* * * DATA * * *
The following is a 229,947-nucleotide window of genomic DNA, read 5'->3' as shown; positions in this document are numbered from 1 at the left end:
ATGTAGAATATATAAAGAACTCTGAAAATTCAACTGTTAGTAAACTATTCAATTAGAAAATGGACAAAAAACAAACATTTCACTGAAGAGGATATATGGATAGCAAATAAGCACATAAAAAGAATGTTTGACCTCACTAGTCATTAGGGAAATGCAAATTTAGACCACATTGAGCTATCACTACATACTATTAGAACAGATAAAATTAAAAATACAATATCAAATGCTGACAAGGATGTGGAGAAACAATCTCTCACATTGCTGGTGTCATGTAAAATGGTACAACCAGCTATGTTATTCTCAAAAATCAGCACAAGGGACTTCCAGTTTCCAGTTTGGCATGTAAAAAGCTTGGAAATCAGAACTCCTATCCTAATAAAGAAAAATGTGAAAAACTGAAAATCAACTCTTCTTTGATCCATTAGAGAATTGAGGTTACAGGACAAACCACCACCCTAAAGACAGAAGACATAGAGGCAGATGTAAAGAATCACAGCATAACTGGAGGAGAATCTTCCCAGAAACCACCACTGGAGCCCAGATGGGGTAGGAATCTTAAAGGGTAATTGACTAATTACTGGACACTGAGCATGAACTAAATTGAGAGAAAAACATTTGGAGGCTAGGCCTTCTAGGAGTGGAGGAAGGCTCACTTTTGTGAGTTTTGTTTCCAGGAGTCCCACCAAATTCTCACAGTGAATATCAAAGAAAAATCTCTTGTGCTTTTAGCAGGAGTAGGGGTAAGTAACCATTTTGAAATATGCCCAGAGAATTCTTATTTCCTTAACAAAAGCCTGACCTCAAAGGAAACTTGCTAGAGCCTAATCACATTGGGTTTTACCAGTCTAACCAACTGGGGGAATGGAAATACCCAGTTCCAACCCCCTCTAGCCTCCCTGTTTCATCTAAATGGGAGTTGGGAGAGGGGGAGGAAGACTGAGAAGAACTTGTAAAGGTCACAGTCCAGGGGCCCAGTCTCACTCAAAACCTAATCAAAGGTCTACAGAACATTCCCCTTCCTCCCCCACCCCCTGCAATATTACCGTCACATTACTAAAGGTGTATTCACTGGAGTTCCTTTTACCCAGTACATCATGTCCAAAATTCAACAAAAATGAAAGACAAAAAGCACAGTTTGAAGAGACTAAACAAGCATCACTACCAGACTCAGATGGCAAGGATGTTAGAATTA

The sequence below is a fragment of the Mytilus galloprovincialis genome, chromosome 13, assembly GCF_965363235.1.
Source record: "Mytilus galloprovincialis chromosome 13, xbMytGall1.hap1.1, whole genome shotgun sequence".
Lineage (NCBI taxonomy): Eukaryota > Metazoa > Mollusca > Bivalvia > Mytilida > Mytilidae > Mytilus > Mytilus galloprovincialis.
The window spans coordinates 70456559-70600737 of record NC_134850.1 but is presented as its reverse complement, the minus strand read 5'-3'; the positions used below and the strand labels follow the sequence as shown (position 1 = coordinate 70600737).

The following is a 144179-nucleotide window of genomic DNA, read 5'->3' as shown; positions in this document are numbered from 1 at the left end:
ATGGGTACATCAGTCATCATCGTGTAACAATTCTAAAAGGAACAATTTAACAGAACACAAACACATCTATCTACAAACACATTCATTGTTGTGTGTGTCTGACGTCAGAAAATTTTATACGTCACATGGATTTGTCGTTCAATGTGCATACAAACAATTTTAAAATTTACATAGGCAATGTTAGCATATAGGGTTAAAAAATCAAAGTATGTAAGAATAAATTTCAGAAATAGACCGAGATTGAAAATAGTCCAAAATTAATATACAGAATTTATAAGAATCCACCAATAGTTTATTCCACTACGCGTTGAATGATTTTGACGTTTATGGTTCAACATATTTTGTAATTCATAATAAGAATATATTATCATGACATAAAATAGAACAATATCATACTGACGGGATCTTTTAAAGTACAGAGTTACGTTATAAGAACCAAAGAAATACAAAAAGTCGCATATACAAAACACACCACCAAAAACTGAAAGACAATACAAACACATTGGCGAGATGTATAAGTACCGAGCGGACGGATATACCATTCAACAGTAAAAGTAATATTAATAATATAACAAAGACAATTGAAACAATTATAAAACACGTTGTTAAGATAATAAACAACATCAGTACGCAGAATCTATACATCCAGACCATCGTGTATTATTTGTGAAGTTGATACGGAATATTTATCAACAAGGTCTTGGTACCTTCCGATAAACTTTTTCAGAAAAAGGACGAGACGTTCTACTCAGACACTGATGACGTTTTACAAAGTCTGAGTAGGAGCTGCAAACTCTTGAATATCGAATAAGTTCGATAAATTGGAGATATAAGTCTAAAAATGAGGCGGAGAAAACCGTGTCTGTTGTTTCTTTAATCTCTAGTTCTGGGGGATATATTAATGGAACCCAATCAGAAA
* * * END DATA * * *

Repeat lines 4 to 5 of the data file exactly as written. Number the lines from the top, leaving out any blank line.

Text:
Source record: "Mytilus galloprovincialis chromosome 13, xbMytGall1.hap1.1, whole genome shotgun sequence".
Lineage (NCBI taxonomy): Eukaryota > Metazoa > Mollusca > Bivalvia > Mytilida > Mytilidae > Mytilus > Mytilus galloprovincialis.